Dr. Hashmi: Yeah. They're so creative and just ready to innovate and put all of their passion and the energy towards what they're doing. So I'm really inspired as you are by these kids.
Brian: It's pretty awesome.
Dr. Hashmi: They're not kids.
Brian: I mean-
Quinn: They're not kids. They're not kids.
Brian: I know. It's crazy.
Quinn: Because our goal is to provide our listeners with specific acts and steps that they can take to support you and your mission with their voice, of course, and their dollars. So let's get into them and let's start with voice. One of our overall arching goals here is to shine a light on where we need to go as a people.
Quinn: So what are the big specific and actionable questions that we can all be asking of our representatives, like yourself? Basically how can your future constituents challenge you to do even more?
Dr. Hashmi: Mm-hmm (affirmative). I think one thing we have to hold all of our representatives responsible for is making sure that they are responsive to the needs of the people they represent and not to any corporations or anyone who is channeling a large amounts of money. So, one thing we all have to ask our lawmakers is that they respond to their constituents.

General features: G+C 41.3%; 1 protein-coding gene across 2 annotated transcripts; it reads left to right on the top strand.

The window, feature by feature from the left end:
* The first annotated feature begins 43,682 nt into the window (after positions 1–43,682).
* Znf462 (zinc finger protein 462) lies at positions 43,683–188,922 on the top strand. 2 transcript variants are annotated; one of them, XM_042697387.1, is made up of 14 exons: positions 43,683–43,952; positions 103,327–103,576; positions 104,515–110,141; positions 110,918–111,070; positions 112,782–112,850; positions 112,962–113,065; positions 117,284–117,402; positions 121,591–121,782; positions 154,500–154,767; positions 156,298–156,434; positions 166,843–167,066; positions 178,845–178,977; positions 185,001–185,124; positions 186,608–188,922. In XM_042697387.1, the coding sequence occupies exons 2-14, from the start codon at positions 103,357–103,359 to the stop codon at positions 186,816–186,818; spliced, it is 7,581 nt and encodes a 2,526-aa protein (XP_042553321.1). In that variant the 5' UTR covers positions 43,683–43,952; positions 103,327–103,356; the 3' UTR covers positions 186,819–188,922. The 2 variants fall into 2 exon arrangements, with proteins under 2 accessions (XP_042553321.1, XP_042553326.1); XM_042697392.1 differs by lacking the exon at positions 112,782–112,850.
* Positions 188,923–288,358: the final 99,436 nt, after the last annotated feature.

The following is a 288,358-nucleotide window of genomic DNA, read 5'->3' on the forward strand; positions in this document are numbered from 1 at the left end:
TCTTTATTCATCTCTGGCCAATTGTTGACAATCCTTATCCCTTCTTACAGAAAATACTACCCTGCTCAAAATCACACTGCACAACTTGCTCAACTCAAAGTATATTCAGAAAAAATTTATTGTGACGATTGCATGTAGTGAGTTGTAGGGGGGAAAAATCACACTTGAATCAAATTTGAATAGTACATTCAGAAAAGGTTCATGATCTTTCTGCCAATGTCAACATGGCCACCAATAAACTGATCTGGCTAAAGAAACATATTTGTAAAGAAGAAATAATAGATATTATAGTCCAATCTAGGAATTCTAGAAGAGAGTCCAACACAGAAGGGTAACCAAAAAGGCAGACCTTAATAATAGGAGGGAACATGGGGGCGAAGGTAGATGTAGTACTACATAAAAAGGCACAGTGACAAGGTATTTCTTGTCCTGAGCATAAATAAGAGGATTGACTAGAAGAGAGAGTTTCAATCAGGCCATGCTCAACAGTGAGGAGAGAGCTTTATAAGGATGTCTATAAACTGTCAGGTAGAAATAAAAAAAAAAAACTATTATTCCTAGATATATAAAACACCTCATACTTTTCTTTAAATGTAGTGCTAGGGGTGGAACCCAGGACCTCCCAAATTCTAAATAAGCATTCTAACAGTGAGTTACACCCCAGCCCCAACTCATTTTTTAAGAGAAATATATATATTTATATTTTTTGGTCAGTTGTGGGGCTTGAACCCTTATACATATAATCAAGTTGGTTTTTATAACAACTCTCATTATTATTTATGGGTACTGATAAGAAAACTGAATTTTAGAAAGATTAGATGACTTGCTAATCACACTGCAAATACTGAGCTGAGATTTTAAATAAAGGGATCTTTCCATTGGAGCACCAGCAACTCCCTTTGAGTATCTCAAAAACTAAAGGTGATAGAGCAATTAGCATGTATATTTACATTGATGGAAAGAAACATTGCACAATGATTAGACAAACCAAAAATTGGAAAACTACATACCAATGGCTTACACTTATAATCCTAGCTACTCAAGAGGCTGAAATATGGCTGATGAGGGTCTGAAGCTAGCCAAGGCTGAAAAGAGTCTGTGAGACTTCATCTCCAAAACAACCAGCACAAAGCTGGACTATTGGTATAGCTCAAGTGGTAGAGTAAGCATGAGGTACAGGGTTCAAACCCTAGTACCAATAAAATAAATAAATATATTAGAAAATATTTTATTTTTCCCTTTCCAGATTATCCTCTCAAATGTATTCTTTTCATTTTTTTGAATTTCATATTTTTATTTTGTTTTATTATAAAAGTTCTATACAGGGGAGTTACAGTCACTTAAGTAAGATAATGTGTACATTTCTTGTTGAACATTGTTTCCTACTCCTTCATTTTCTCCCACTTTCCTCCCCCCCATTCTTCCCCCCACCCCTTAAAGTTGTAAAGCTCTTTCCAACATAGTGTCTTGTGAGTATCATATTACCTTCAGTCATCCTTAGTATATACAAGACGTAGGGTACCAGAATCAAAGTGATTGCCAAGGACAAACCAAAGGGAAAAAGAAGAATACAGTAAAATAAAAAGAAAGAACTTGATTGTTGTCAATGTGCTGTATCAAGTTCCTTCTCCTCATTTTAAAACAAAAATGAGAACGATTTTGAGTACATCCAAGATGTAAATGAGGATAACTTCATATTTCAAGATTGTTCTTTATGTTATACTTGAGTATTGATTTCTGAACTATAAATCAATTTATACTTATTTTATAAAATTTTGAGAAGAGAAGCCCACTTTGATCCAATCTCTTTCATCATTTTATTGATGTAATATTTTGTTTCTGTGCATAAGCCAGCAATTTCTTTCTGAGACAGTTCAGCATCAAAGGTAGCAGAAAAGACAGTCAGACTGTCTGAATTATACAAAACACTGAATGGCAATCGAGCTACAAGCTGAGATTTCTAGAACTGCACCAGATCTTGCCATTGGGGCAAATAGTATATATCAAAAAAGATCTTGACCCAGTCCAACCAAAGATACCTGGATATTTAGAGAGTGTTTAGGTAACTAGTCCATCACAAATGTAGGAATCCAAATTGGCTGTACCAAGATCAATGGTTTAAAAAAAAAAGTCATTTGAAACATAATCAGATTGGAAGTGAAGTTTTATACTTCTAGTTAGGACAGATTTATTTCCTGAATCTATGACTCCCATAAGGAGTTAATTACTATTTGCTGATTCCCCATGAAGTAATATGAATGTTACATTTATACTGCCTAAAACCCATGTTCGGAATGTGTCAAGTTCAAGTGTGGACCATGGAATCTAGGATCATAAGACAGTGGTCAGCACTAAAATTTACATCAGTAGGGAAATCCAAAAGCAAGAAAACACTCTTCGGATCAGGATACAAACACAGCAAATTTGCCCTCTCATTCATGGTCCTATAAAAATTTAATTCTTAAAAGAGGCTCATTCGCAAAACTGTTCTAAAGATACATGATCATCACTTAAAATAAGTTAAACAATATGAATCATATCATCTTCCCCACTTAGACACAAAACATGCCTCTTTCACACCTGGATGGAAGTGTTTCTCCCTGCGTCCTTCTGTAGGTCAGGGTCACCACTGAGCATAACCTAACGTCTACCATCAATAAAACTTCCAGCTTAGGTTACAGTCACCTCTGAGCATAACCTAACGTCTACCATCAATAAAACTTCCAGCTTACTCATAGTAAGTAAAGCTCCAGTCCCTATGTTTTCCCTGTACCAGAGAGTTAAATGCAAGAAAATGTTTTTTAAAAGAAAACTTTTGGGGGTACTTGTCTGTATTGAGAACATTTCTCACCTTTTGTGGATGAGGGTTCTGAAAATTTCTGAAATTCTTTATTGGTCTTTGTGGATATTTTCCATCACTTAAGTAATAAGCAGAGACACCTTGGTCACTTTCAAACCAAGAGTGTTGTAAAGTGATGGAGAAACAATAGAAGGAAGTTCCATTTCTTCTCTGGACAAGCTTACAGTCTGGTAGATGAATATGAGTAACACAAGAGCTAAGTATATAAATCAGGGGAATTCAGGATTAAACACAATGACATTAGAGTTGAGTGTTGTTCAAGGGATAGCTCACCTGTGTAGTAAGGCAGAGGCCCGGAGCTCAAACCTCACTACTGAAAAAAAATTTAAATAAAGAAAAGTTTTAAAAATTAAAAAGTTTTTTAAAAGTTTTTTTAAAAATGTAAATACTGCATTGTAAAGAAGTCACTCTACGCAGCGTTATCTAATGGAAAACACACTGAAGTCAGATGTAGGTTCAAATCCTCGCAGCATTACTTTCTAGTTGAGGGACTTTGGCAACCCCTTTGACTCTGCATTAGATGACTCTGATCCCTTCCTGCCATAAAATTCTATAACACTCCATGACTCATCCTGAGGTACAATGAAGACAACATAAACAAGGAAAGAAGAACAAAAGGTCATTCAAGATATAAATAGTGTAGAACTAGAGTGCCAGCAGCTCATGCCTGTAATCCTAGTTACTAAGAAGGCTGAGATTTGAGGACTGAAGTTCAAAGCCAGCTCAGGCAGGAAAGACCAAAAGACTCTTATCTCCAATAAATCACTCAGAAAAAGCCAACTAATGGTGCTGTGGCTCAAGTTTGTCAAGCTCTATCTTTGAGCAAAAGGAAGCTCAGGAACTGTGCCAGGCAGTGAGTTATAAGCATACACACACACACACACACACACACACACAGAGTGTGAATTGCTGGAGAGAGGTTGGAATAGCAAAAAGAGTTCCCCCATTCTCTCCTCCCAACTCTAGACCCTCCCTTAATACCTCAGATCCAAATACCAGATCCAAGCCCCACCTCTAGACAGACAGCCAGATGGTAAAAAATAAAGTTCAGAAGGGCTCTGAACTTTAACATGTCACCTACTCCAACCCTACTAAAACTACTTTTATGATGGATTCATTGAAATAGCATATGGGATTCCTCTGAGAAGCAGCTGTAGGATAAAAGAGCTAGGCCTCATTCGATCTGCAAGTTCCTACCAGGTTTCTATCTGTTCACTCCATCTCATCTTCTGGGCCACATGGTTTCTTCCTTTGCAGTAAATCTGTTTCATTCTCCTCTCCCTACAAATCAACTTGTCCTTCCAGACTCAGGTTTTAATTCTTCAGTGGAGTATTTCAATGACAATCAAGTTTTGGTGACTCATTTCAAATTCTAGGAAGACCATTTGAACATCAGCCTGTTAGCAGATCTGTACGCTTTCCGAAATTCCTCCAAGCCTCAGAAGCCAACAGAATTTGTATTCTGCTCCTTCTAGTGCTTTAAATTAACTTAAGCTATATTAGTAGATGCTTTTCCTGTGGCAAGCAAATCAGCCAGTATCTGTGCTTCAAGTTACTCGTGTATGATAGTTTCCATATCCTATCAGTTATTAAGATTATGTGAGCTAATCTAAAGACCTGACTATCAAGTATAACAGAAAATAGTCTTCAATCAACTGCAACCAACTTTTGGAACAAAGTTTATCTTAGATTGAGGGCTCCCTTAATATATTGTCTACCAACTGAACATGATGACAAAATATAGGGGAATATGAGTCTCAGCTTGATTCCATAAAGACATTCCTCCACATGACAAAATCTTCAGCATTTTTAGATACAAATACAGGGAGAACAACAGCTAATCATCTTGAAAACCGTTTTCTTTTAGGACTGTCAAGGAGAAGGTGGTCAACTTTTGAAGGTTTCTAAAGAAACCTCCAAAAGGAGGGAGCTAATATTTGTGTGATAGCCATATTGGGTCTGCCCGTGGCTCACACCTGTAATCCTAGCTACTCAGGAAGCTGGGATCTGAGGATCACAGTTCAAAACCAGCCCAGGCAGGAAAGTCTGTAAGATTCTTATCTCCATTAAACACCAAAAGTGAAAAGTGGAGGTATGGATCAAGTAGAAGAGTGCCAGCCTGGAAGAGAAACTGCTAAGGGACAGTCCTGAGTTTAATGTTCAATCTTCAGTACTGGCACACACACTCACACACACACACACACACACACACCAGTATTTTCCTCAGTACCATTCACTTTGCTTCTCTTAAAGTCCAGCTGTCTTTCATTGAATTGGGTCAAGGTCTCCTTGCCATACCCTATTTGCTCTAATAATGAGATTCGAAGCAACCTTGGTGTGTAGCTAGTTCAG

Dr. Hashmi: And especially those individuals who have the least amount representative voice within their areas and districts. And that's just a important responsibility for each of us. And the other big areas that we can challenge our lawmakers is that they live up to what they have promised.
Dr. Hashmi: But if they have shared their values and if they've been elected on those core value statements that they have expressed, but they have to actually do their best to follow through on those promises. And then-
Quinn: Make sure they're walking the walk.
Dr. Hashmi: Exactly. And then we have to have integrity. I've been-
Brian: Seems like such a wild notion.
Dr. Hashmi: Yeah. I've just been completely dismayed at the utter breakdown of integrity in our Washington politics. What we thought or the systems that were meant to keep in place are the checks and balances to ensure that we have responsive government and that there is ethics that are being practiced on every level. We've seen how fragile that is and how it can be destroyed. And we have to make sure that we are responding to that breakdown and that we do everything that we possibly can to reorganize and restructure it and to strengthen it.